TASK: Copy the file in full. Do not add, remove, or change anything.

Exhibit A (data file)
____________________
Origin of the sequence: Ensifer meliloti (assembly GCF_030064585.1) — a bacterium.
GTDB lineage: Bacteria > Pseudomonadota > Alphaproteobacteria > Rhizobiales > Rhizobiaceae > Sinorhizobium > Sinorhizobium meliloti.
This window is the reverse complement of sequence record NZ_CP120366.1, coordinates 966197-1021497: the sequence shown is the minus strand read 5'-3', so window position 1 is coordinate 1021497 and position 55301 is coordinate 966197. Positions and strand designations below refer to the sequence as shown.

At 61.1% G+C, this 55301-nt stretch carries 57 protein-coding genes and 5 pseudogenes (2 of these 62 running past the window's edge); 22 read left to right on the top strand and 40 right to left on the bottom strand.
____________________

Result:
Origin of the sequence: Ensifer meliloti (assembly GCF_030064585.1) — a bacterium.
GTDB lineage: Bacteria > Pseudomonadota > Alphaproteobacteria > Rhizobiales > Rhizobiaceae > Sinorhizobium > Sinorhizobium meliloti.
This window is the reverse complement of sequence record NZ_CP120366.1, coordinates 966197-1021497: the sequence shown is the minus strand read 5'-3', so window position 1 is coordinate 1021497 and position 55301 is coordinate 966197. Positions and strand designations below refer to the sequence as shown.

At 61.1% G+C, this 55301-nt stretch carries 57 protein-coding genes and 5 pseudogenes (2 of these 62 running past the window's edge); 22 read left to right on the top strand and 40 right to left on the bottom strand.